Syrian Scenarios

Now that the Arab League has decided to ask the UN Security Council to back its plan to resolve the crisis in Syria, the prospects of international involvement in Syria inch forward just a bit more. This adds a new dimension to the already fertile debate on how the mounting violence and expanding political crisis in Syria will end. In the past several months, I have heard dozens of suggested scenarios. Some are plausible, others are fantastic, but all are suggested seriously by usually knowledgeable observers and analysts, and they go something like this.

Now that the Arab League has decided to ask the UN Security Council to back its plan to resolve the crisis in Syria, the prospects of international involvement in Syria inch forward just a bit more. This adds a new dimension to the already fertile debate on how the mounting violence and expanding political crisis in Syria will end. In the past several months, I have heard dozens of suggested scenarios. Some are plausible, others are fantastic, but all are suggested seriously by usually knowledgeable observers and analysts, and they go something like this.

The most common scenario I hear is that tensions and violence will continue to the point in the coming year where economic collapse causes some influential Syrians in the Assad regime to carry out an inside coup, after despairing that Bashar Assad’s leadership can find a political solution to the crisis. Such a coup would be led by Alawite and Sunni armed forces officers who would recognize the need to make a deal with the demonstrators and send Syria onto a path of serious political democratization, while sparing the Alawite community from widespread retributions after the fall of the House of Assad. A variation of this sees an inside plot to assassinate the top leaders, and bring an immediate end to the crisis.

Another common scenario sees the Russians recognizing that Assad’s approach is doomed to fail and shifting away from their current course of using their veto to prevent any Security Council moves to pressure Damascus. In this script, Russia convinces Assad to step down and leave the country with his extended family and their riches.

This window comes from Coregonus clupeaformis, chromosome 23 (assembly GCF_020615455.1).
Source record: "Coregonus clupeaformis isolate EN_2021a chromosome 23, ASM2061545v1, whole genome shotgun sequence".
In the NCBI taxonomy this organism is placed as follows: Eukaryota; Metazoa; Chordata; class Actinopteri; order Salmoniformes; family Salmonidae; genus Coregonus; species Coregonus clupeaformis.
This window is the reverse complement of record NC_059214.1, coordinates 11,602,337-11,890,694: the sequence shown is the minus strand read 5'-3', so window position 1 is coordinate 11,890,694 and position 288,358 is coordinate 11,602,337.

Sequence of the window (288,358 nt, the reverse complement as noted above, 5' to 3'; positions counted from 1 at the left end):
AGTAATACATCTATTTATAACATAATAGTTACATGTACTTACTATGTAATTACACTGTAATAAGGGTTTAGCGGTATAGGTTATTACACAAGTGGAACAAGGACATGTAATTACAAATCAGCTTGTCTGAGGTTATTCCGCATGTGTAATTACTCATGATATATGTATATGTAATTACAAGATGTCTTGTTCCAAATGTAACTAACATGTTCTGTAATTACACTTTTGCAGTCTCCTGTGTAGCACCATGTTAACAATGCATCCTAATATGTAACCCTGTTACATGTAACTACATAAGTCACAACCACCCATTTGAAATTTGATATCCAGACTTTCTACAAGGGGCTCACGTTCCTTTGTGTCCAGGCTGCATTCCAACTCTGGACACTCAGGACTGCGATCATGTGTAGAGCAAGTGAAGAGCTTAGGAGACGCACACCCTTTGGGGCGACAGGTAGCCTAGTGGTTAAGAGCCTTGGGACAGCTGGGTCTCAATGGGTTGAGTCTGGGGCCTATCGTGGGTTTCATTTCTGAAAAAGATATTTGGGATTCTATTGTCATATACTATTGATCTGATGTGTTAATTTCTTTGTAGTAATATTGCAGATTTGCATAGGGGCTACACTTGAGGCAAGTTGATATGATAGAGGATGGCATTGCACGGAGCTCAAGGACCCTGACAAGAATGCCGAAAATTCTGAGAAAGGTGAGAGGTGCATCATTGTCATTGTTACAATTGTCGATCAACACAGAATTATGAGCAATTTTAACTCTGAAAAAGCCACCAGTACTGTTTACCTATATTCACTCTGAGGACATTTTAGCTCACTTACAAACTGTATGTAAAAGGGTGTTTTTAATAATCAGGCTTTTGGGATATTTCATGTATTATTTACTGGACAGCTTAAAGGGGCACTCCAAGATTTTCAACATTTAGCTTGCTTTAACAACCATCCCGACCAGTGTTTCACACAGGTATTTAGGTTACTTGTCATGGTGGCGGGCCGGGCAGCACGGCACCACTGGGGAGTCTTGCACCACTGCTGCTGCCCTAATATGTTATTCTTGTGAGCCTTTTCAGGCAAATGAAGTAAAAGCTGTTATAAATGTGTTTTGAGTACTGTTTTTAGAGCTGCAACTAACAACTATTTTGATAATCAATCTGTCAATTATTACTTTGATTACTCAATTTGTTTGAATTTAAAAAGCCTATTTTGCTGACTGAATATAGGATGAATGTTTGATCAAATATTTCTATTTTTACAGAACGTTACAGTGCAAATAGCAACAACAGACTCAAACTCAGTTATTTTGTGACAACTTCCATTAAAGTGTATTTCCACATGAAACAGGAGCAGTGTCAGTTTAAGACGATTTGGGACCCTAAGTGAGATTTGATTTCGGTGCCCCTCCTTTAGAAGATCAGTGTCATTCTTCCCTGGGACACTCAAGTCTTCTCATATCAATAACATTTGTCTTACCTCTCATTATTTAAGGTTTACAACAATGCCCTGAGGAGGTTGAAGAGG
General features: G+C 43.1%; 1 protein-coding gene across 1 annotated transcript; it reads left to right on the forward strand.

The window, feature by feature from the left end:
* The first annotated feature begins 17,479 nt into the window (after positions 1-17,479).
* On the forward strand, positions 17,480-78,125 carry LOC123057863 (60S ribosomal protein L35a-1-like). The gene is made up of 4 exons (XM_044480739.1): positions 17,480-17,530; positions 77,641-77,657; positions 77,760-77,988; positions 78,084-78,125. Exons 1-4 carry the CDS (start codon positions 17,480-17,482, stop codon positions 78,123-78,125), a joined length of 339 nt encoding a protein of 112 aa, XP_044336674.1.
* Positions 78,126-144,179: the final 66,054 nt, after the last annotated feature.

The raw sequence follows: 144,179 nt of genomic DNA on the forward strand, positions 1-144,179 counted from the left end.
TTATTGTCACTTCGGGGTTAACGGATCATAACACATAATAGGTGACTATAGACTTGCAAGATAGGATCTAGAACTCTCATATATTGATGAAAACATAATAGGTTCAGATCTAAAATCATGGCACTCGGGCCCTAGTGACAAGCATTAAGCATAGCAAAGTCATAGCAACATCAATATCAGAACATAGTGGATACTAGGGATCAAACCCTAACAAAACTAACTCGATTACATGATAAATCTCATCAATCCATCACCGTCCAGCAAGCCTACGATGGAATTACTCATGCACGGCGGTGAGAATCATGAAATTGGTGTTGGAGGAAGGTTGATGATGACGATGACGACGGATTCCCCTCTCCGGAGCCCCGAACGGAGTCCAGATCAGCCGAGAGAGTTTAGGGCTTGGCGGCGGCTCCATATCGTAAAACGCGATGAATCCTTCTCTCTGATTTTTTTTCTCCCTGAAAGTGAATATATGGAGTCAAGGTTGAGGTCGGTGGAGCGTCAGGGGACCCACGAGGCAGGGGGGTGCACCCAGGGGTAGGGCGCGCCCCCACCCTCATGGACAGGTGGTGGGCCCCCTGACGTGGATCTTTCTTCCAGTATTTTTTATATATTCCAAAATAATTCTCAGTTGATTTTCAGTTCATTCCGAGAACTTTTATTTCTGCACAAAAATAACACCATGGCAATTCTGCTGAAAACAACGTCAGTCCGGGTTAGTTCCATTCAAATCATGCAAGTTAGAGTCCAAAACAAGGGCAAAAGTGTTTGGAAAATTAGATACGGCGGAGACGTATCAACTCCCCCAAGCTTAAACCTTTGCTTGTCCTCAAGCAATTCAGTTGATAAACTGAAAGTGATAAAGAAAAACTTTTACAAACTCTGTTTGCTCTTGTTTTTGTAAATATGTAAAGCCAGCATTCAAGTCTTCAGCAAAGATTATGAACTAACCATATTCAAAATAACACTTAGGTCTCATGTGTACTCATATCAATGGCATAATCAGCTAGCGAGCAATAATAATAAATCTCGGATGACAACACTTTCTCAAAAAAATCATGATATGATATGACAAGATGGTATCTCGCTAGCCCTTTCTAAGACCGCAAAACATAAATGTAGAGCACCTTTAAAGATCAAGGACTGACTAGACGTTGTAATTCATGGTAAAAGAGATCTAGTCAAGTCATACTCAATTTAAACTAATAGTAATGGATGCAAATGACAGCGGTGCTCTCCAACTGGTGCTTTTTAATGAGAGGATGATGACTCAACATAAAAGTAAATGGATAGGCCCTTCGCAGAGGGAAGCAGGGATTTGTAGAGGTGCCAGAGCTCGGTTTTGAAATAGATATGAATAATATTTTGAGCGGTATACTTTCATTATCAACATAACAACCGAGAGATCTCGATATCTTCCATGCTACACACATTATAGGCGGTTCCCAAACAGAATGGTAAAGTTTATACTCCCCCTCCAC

A variation on this sees a combination of Alawite leaders, armed forces officers and top businessmen who collectively decide that they are all doomed if the current trends persist, and work together to do one of two things: Either they engineer a coup and force Assad’s exit, or they sit him down and make it clear that his three pillars of support all see only doom, death and destruction in their common future and convince him to turn over power to a democratic transition leadership before total collapse ruins the country.

A more dramatic possibility in some people’s view is for regional and global powers to decide to impose no-fly zones and safe havens along the country’s northern and southern borders, which would speed up the defection of tens of thousands of Syrian soldiers and civilians and speed up the collapse of the regime from within. This would be hastened by the continued economic deterioration that would impact all sectors of society, as tighter international sanctions — including bans on aviation and banking links with Syria — lead to a combination of shortages of basic goods and runaway inflation that makes it impossible for most Syrians to live a normal life. This would also spark massive anti-regime demonstrations in Damascus and Aleppo, which would be the death-knell of the Assad brand.

A more drastic possibility in the view of some analysts is that the polarization of Syrian society on ethnic lines and full civil war will reach the point where the unified state that now exists collapses, and the Alawites retreat into their mountains and form their own state in their northwestern heartland. Some suggest that this has been the aim of the crisis all along, with someone from outside provoking civil strife to the point where Syria breaks up into small statelets, including Alawite, Druze, Kurdish and Sunni entities. This would occur at the same time that Iraq similarly disintegrates as a unified country and leaves behind Sunni, Shiite and Kurdish entities of some sort. One culprit behind this scenario it is said, of course, is Israel-America, whose desire for hegemonic control of the Middle East is made much easier by the presence of many smaller, weaker ethnic statelets rather than larger, stronger Arab states. In such a scenario Israel would quickly come to the aid of some of these ethnic statelets — as it tried to do with some Lebanese sectarian groups in the 1980s — and thus cement both the fragmentation of the Levant and its dominance of it.

The most terrible scenario sees the continued deterioration in Syria lead the Assad regime to implement the Samson option, which is to instigate as much strife and chaos across the region as it could, and plunge the entire Levant into a regional conflagration. This option would be based on the assumption by the Assads that if they cannot rule over a unified Syria, then nobody in the neighborhood would be able to live in peace and security either. Such a scenario would involve attacks against, or fomenting strife within, Lebanon, Israel, Jordan, Turkey and Iraq, perhaps resulting in large-scale, desperate use of chemical and nuclear weapons.

These are only the most plausible scenarios that are widely circulated in the region these days. The more outrageous ones are left for another day to ponder.

Rami G. Khouri is Editor-at-large of The Daily Star, and Director of the Issam Fares Institute for Public Policy and International Affairs at the American University of Beirut, in Beirut, Lebanon.

Copyright © 2011 Rami G. Khouri–distributed by Agence Global.

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